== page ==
A Bible Scholar Explains Bible Commentaries

What’s a Bible commentary? How is it useful to the average person? Bethel Seminary Professor of New Testament Jeannine Brown has some easy-to-understand answers.

By Michelle Smith Westlund '83, S'21, senior content specialist

April 11, 2022 | 1 p.m.

Bible Commentary

Jeannine Brown, Ph.D., recently completed a commentary on Philippians, part of the Tyndale commentary series.

Jeannine Brown, professor of New Testament and director of online programs, has taught at Bethel Seminary for more than 25 years. She has a gift for translating biblical truth into accessible language, as evidenced by her work as a member of the Committee on Bible Translation, which oversees the translation of the Bible’s New International Version (NIV). Brown is the author or editor of 10 books and numerous journal articles, and her latest work is a commentary on Philippians, part of the Tyndale commentary series. In this Q & A, she provides a quick overview of Bible commentaries for anyone who wants to know what they are and how to use them.

What exactly is a Bible commentary?

A commentary provides a verse-by-verse analysis of a particular book of the Bible, with the intention of explaining the meaning of that book (its author’s purposes) in its original setting. The introduction to the commentary routinely addresses key questions like author, audience, genre, date, and purposes.

What are some practical ways the average reader might use a Bible commentary?

Say you’re reading your Bible and have a question about what something means. A commentary will help you by allowing you to look at a commentator’s insights on that particular book, chapter, and verse. In a commentary it’s fairly easy to find and access potential answers to your questions. Another way to use a commentary is to pair your reading of any specific book of the Bible with a commentary focused on that book.

What’s your advice/encouragement to people who might find a Bible commentary intimidating?

It can be helpful to know that there are a number of kinds or levels of Bible commentaries. Some are quite technical (and are actually called “technical commentaries”!) and could be somewhat intimidating to jump into. But there are “popular commentaries” that are written to non-specialists and are accessible to a wider audience. Some examples of accessible commentary series are the Tyndale series, the Story of God series, and Understanding the Bible series. You can also look at one-volume commentaries on the Bible, where the entire Bible receives discussion.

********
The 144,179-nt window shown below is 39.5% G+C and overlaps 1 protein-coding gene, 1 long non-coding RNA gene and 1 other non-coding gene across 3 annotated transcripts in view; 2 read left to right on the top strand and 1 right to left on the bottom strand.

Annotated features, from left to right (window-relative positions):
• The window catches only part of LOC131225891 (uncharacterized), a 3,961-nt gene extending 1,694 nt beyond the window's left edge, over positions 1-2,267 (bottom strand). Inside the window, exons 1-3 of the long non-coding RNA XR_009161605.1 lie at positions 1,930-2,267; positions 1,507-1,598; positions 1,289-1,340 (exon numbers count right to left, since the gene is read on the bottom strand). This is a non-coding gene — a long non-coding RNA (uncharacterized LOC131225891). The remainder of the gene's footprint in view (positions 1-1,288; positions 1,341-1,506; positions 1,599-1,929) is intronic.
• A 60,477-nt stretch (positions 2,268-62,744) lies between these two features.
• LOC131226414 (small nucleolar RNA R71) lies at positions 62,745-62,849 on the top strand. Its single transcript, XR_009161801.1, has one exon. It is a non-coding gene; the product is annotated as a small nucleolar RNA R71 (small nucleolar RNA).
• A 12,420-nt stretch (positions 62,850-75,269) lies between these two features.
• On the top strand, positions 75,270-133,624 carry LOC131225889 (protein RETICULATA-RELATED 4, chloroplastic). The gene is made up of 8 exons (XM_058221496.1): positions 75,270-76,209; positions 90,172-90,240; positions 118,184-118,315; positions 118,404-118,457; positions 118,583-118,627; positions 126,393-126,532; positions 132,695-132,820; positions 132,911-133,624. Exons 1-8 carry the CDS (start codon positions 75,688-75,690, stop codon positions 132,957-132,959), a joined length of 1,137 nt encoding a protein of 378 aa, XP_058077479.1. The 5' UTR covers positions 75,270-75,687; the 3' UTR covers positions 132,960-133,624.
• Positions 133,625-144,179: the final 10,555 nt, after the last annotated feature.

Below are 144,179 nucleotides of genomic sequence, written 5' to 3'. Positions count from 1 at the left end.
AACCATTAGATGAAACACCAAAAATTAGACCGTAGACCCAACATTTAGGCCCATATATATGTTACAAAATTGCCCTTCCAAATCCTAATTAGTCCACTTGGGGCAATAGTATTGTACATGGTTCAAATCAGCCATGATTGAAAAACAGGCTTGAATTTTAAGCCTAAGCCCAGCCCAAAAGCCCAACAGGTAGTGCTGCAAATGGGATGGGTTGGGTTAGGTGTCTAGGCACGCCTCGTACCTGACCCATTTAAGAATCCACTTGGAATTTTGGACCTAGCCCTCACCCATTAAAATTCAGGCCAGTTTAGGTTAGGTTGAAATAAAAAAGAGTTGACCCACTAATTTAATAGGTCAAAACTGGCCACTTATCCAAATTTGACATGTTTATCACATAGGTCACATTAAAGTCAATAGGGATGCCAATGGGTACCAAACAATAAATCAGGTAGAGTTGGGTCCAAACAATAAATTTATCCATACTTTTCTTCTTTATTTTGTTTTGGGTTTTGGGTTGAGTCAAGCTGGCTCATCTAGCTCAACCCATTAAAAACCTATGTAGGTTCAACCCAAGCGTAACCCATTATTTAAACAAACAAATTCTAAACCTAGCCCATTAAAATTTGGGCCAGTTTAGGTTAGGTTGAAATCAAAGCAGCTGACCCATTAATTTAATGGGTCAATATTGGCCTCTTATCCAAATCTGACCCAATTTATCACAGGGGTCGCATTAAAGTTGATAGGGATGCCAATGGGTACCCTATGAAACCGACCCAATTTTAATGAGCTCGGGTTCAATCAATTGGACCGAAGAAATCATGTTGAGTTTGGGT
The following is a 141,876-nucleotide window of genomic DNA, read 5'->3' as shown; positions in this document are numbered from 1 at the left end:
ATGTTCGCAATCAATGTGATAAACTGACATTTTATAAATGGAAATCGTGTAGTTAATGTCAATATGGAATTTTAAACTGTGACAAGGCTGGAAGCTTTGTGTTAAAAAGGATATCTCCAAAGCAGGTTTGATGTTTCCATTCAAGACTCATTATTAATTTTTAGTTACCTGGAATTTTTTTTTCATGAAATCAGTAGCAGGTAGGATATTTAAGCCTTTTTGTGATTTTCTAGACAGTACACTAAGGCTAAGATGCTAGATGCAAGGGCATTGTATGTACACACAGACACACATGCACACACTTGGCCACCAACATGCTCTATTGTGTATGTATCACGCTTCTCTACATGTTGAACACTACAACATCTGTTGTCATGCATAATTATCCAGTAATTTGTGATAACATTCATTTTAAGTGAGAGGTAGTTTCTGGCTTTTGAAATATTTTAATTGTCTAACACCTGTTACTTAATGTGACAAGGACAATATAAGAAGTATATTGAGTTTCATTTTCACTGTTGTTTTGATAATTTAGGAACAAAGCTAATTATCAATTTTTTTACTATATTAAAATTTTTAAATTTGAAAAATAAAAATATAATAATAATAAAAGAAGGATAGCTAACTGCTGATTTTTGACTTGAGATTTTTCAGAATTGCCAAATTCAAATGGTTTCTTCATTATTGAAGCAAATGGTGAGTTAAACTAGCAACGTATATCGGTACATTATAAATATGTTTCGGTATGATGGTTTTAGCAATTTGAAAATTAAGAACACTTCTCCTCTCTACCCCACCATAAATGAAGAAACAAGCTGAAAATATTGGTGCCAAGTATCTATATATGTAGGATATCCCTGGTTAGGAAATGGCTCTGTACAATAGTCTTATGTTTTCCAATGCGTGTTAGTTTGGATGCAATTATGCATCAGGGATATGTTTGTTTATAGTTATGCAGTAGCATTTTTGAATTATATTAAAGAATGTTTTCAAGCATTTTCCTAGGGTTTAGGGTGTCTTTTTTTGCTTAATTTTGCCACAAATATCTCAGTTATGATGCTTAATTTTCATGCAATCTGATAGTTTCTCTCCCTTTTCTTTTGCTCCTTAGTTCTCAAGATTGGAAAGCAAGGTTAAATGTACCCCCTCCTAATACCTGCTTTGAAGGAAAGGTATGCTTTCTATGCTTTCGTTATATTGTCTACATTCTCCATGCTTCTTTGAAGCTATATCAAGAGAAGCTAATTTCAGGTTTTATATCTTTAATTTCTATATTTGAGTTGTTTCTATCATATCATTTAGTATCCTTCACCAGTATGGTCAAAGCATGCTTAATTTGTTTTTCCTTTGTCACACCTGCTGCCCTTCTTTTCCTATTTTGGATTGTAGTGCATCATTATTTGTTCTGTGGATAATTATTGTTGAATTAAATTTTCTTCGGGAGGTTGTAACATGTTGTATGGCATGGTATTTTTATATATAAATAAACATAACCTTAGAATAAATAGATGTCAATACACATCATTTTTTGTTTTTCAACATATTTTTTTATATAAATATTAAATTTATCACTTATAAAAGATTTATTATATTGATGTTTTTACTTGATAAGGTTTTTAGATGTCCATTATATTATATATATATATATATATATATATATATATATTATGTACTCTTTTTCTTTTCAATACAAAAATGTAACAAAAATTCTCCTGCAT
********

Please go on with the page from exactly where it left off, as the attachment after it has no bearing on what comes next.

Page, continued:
Any other helpful tidbits for new commentary users?

It might be helpful to readers to know that there are Bible commentary series that are written by a single person, often a pastor, who comments on each book of the Bible (e.g., Chuck Swindoll’s commentary series, called “Living Insights”). I find it helpful to consult commentary series that represent many authors, each of whom is a specialist in the particular biblical books they address. For example, in the Story of God series, Dr. Dennis Edwards wrote the 1 Peter commentary, as he is a New Testament scholar who has done deep study and application of 1 Peter.

You mentioned that your first exposure to a Bible commentary was the Tyndale commentary on Philippians when you were in college. What was that experience like, and how did it impact you?

I received a copy of that Philippians commentary by Ralph Martin in my first year of college in a training conference for student leaders who were going to lead Bible studies on Philippians. I found it so helpful for better understanding the historical setting of Paul’s letter to the Philippians and its content. It was eye-opening and I was hooked on commentaries! So being asked to write another edition of Philippians for this series was an honor and was quite exciting.

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